One down, one to go.
A pair of bills proposing increases in the statewide sales tax being debated in the Wyoming House of Representatives saw divided fortunes Tuesday.
Each proposed a statewide sales tax, one to benefit schools and the other to benefit local governments.
But the bill that backers said would have provided a stable funding source for cities and counties through a new sales tax died on a vote of 10-50, while the bill that would help fund schools around Wyoming lives on.
House Bill 173, which lays out a formula for funding the state’s schools, would allow a one-half cent sales tax to be imposed statewide that would help reduce the $300 million deficit currently facing Wyoming schools – but only if the state’s reserve account falls below $650 million.
Brian Farmer, executive director for the Wyoming School Boards Association, said the tax included in the education bill seeks to offset the downturn in the mineral industry revenues that have historically funded education in the state.
“We know that for the last 12 to 15 years we’ve been incredibly heavily reliant on the mineral industry,” he pointed out. “But as the landscape changes, as the mineral economy is changing, the state is probably in need of reviewing its revenue sources. Our traditional revenue sources are not what they used to be; our expenditures maintain, and they do grow because of inflation.”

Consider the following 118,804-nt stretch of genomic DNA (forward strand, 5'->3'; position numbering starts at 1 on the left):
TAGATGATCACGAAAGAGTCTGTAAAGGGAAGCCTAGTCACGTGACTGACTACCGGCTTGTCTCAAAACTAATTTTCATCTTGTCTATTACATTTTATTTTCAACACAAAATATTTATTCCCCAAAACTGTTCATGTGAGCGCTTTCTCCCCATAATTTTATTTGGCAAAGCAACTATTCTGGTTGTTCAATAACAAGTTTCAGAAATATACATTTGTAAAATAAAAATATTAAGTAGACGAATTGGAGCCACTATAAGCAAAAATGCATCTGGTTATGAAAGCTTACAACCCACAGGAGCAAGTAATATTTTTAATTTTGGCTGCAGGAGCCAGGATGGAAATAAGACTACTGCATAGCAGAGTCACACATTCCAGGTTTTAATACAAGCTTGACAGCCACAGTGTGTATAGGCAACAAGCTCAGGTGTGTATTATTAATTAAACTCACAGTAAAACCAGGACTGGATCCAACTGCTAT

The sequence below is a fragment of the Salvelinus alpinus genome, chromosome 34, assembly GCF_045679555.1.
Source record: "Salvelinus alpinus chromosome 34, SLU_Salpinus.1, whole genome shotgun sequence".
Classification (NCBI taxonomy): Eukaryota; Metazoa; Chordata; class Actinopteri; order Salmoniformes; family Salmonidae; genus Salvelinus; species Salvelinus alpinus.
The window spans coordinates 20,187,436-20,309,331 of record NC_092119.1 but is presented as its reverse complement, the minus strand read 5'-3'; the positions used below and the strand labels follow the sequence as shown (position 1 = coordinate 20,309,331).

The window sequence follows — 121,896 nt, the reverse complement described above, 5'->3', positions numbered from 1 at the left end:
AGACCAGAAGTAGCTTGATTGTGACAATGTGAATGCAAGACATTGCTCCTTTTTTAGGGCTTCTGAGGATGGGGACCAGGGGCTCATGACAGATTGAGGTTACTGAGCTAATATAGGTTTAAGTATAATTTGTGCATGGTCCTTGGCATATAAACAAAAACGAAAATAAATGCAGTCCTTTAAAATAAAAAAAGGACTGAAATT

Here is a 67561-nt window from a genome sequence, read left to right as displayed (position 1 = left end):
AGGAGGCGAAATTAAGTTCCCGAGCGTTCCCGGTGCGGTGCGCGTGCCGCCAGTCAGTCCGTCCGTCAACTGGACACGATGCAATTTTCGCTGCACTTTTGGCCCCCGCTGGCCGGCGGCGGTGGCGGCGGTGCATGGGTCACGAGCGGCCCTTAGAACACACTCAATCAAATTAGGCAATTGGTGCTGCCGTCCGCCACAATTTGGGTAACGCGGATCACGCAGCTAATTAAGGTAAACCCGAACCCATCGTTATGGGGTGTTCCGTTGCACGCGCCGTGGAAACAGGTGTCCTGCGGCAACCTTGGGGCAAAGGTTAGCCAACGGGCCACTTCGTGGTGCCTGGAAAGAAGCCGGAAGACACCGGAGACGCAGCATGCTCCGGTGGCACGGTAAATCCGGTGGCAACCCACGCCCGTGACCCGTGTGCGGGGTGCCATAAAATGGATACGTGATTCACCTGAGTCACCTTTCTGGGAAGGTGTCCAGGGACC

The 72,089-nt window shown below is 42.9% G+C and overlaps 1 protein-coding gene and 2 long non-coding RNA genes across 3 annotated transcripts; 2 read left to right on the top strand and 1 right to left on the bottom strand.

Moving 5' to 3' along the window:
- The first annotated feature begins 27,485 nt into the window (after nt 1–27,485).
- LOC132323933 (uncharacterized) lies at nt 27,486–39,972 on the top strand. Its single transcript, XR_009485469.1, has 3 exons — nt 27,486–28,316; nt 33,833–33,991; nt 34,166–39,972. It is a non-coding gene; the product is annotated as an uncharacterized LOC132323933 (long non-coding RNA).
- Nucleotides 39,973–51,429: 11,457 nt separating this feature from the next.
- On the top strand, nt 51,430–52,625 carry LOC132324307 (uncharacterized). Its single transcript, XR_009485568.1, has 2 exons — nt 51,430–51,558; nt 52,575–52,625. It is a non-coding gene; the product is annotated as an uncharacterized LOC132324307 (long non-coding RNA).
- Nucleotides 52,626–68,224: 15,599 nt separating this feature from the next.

But the bill doesn’t just propose an increase in taxes.
“It involves cuts,” he said. “Looking at where might we be able to make reductions that would have the least impact to classrooms and school districts.”
But he said, make no mistake about it, cuts mean job losses.
“When 85% of (a school’s) budget is tied up in people, there really just is nowhere to keep that entirely away from impacting people,” Farmer said. “If you have cuts that are in the neighborhood of 10%, you will be seeing job losses within school districts.”
Farmer pointed out that in every community, school districts are among the top three employers – and if teachers lose their jobs, they are likely to move out of those communities rather than find a job in another field. That means fewer dollars circulating in Wyoming communities.
He added that revenue transfers are also addressed in the bill – diverting some income for the state’s savings accounts to current education needs.
Farmer explained that if imposed, the sales tax could generate around $80 million each biennium.
“So, that new revenue, combined with some cuts, combined with some revenue transfers, really goes a long way to plugging that $300 million hole,” he said.
He added he is hopeful that Wyoming’s historic high regard for education will sway legislators to support additional funding for schools.
“From the beginning of our territorial days, Gov. Campbell, the very first Governor of Wyoming, called education ‘the cornerstone of the new state,’” he said. “So from the very beginning, we’ve gone forward and built an education system that’s an envy of the nation.”
“And if we lose that, we threaten the quality of education, we threaten the very economy of Wyoming,” he added.